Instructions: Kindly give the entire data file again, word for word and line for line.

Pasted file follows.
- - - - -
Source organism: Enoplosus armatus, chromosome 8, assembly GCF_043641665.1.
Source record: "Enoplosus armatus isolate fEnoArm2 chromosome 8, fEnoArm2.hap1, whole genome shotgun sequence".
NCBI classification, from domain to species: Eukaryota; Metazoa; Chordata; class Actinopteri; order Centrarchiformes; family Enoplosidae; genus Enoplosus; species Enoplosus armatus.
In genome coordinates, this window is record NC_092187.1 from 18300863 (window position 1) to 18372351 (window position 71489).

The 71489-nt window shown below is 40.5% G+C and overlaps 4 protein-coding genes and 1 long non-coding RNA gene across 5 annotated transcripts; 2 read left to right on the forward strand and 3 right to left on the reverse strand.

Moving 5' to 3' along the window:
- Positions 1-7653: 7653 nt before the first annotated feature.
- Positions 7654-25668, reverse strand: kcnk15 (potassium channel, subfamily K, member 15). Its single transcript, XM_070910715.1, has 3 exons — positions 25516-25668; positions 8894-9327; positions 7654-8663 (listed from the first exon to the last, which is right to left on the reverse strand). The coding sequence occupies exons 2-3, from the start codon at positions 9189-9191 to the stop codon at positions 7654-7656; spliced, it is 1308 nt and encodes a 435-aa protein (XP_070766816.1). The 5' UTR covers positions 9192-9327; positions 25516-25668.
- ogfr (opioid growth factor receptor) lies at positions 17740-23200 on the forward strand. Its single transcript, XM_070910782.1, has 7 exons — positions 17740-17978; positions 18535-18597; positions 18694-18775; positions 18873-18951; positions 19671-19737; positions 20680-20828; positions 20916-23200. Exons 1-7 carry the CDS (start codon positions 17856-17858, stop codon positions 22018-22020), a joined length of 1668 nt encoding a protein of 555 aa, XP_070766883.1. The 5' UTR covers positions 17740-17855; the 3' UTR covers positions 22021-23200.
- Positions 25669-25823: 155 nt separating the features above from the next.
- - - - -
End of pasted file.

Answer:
Source organism: Enoplosus armatus, chromosome 8, assembly GCF_043641665.1.
Source record: "Enoplosus armatus isolate fEnoArm2 chromosome 8, fEnoArm2.hap1, whole genome shotgun sequence".
NCBI classification, from domain to species: Eukaryota; Metazoa; Chordata; class Actinopteri; order Centrarchiformes; family Enoplosidae; genus Enoplosus; species Enoplosus armatus.
In genome coordinates, this window is record NC_092187.1 from 18300863 (window position 1) to 18372351 (window position 71489).

The 71489-nt window shown below is 40.5% G+C and overlaps 4 protein-coding genes and 1 long non-coding RNA gene across 5 annotated transcripts; 2 read left to right on the forward strand and 3 right to left on the reverse strand.

Moving 5' to 3' along the window:
- Positions 1-7653: 7653 nt before the first annotated feature.
- Positions 7654-25668, reverse strand: kcnk15 (potassium channel, subfamily K, member 15). Its single transcript, XM_070910715.1, has 3 exons — positions 25516-25668; positions 8894-9327; positions 7654-8663 (listed from the first exon to the last, which is right to left on the reverse strand). The coding sequence occupies exons 2-3, from the start codon at positions 9189-9191 to the stop codon at positions 7654-7656; spliced, it is 1308 nt and encodes a 435-aa protein (XP_070766816.1). The 5' UTR covers positions 9192-9327; positions 25516-25668.
- ogfr (opioid growth factor receptor) lies at positions 17740-23200 on the forward strand. Its single transcript, XM_070910782.1, has 7 exons — positions 17740-17978; positions 18535-18597; positions 18694-18775; positions 18873-18951; positions 19671-19737; positions 20680-20828; positions 20916-23200. Exons 1-7 carry the CDS (start codon positions 17856-17858, stop codon positions 22018-22020), a joined length of 1668 nt encoding a protein of 555 aa, XP_070766883.1. The 5' UTR covers positions 17740-17855; the 3' UTR covers positions 22021-23200.
- Positions 25669-25823: 155 nt separating the features above from the next.